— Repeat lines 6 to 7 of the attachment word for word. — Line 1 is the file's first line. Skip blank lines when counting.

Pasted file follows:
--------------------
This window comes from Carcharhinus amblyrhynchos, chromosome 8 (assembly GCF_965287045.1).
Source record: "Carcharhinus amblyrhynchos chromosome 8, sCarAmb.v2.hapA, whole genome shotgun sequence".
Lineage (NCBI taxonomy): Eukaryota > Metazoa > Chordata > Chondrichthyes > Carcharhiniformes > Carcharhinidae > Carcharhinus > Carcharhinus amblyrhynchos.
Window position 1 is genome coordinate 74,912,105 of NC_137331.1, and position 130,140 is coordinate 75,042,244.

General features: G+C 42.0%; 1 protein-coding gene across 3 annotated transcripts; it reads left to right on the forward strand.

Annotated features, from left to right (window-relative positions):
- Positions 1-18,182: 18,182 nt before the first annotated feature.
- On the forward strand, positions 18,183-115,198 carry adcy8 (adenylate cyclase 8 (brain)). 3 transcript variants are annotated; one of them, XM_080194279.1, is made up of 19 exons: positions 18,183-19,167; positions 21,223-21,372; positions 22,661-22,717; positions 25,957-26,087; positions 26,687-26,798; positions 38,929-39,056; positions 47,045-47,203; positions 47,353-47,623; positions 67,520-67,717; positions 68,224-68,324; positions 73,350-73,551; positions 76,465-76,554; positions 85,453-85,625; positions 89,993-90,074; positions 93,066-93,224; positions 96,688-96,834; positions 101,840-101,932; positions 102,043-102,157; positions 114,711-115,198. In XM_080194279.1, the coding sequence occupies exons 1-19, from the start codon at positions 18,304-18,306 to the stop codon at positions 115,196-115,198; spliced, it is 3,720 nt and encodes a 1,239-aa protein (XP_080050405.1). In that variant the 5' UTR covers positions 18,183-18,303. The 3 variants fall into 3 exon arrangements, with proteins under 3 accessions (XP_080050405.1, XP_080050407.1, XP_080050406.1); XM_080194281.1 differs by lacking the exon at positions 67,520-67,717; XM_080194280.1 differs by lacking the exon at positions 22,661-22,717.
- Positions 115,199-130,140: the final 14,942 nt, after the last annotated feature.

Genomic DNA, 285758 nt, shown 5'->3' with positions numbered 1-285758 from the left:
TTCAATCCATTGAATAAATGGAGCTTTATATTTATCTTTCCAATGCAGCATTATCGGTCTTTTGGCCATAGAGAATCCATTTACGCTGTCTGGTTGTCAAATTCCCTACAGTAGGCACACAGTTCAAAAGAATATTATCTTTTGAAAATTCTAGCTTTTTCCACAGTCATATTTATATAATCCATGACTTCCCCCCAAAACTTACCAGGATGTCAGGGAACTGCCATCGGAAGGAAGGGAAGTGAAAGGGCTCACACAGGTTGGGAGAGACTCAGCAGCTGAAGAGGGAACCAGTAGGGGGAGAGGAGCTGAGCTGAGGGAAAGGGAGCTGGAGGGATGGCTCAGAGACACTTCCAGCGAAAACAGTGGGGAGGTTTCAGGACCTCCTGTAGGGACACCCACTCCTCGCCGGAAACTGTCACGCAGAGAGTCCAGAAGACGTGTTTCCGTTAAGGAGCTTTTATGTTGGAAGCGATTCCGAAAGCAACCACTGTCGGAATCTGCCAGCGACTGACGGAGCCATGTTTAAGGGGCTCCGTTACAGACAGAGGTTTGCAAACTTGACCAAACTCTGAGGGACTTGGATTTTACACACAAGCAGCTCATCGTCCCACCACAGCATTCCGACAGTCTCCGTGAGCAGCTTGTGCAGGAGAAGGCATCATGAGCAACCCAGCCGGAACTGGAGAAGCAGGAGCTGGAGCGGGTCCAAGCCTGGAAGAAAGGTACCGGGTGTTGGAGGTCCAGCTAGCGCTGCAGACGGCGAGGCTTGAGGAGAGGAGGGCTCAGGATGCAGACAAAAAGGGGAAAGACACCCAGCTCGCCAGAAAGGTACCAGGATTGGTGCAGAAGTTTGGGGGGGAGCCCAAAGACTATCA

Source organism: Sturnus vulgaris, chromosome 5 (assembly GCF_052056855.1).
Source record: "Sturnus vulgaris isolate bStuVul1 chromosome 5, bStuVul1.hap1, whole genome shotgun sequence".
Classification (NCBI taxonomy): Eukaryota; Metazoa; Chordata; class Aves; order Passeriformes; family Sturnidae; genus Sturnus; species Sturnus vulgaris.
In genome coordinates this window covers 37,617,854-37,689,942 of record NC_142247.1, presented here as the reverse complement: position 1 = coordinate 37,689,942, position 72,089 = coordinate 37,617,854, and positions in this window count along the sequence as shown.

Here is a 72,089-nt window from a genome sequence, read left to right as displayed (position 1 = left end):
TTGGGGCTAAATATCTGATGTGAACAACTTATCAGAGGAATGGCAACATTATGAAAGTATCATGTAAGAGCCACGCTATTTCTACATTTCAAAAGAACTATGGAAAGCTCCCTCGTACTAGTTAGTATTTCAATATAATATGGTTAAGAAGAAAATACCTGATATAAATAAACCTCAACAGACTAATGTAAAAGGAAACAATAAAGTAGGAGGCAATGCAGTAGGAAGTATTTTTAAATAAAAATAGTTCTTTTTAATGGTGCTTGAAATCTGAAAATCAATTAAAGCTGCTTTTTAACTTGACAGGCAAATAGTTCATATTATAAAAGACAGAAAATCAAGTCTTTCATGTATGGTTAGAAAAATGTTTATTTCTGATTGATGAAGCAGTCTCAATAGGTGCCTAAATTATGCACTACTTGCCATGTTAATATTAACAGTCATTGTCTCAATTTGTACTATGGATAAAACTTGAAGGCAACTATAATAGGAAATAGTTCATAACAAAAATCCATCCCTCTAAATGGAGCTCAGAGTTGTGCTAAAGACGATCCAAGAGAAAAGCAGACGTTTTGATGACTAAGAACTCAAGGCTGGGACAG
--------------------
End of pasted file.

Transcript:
Annotated features, from left to right (window-relative positions):
- Positions 1-18,182: 18,182 nt before the first annotated feature.